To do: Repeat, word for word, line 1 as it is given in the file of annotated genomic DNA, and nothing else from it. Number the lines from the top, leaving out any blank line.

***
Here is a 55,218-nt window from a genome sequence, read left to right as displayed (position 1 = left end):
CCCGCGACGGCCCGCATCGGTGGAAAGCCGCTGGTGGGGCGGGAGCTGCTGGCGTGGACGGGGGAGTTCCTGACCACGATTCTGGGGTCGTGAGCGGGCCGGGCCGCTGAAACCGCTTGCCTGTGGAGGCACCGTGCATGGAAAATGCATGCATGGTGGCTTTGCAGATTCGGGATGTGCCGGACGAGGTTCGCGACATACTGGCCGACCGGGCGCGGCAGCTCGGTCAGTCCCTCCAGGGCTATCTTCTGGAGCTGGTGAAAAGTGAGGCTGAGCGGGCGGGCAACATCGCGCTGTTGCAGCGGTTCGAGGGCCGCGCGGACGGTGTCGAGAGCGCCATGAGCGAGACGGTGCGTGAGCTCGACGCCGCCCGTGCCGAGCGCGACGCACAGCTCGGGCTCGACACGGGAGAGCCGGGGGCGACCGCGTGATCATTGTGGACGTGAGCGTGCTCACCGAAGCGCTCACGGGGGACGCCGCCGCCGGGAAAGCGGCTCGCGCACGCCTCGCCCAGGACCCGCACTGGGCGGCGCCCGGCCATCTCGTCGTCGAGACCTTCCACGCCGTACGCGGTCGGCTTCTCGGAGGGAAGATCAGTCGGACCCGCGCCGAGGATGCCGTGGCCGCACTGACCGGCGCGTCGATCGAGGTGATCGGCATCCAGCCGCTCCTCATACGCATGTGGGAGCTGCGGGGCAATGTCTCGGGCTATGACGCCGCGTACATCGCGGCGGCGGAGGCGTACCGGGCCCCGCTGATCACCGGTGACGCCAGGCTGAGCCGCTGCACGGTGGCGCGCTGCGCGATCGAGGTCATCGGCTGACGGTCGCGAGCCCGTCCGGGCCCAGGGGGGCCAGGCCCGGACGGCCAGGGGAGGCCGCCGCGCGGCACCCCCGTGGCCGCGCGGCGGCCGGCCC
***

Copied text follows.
Here is a 55,218-nt window from a genome sequence, read left to right as displayed (position 1 = left end):